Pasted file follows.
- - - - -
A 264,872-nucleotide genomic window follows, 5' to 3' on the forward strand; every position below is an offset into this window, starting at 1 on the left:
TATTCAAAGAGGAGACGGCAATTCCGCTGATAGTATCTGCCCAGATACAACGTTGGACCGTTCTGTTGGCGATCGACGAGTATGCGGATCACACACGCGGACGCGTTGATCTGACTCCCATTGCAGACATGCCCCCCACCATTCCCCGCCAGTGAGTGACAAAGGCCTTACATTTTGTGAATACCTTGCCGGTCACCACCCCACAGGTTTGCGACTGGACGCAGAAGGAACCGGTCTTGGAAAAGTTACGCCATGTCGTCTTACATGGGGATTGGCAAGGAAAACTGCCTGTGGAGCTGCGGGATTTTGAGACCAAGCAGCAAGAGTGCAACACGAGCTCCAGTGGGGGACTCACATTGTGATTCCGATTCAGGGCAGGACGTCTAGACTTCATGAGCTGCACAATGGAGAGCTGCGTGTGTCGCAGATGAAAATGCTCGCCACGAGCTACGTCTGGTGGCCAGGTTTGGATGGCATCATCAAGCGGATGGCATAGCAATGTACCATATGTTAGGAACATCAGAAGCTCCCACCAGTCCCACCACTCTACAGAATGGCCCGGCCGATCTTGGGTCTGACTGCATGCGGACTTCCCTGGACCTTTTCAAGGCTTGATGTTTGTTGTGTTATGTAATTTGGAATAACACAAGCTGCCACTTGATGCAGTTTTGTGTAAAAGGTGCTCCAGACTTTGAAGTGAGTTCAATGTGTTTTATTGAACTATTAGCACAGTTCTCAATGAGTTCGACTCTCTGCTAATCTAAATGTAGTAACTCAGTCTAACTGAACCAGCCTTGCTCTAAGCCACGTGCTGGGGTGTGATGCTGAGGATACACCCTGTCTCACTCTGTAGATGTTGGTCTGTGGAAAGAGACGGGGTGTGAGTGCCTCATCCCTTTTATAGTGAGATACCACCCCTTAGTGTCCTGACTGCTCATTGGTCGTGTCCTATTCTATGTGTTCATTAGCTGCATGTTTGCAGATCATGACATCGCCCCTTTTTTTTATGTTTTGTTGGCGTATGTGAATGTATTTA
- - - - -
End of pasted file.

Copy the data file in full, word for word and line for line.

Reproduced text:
A 264,872-nucleotide genomic window follows, 5' to 3' on the forward strand; every position below is an offset into this window, starting at 1 on the left:
TATTCAAAGAGGAGACGGCAATTCCGCTGATAGTATCTGCCCAGATACAACGTTGGACCGTTCTGTTGGCGATCGACGAGTATGCGGATCACACACGCGGACGCGTTGATCTGACTCCCATTGCAGACATGCCCCCCACCATTCCCCGCCAGTGAGTGACAAAGGCCTTACATTTTGTGAATACCTTGCCGGTCACCACCCCACAGGTTTGCGACTGGACGCAGAAGGAACCGGTCTTGGAAAAGTTACGCCATGTCGTCTTACATGGGGATTGGCAAGGAAAACTGCCTGTGGAGCTGCGGGATTTTGAGACCAAGCAGCAAGAGTGCAACACGAGCTCCAGTGGGGGACTCACATTGTGATTCCGATTCAGGGCAGGACGTCTAGACTTCATGAGCTGCACAATGGAGAGCTGCGTGTGTCGCAGATGAAAATGCTCGCCACGAGCTACGTCTGGTGGCCAGGTTTGGATGGCATCATCAAGCGGATGGCATAGCAATGTACCATATGTTAGGAACATCAGAAGCTCCCACCAGTCCCACCACTCTACAGAATGGCCCGGCCGATCTTGGGTCTGACTGCATGCGGACTTCCCTGGACCTTTTCAAGGCTTGATGTTTGTTGTGTTATGTAATTTGGAATAACACAAGCTGCCACTTGATGCAGTTTTGTGTAAAAGGTGCTCCAGACTTTGAAGTGAGTTCAATGTGTTTTATTGAACTATTAGCACAGTTCTCAATGAGTTCGACTCTCTGCTAATCTAAATGTAGTAACTCAGTCTAACTGAACCAGCCTTGCTCTAAGCCACGTGCTGGGGTGTGATGCTGAGGATACACCCTGTCTCACTCTGTAGATGTTGGTCTGTGGAAAGAGACGGGGTGTGAGTGCCTCATCCCTTTTATAGTGAGATACCACCCCTTAGTGTCCTGACTGCTCATTGGTCGTGTCCTATTCTATGTGTTCATTAGCTGCATGTTTGCAGATCATGACATCGCCCCTTTTTTTTATGTTTTGTTGGCGTATGTGAATGTATTTA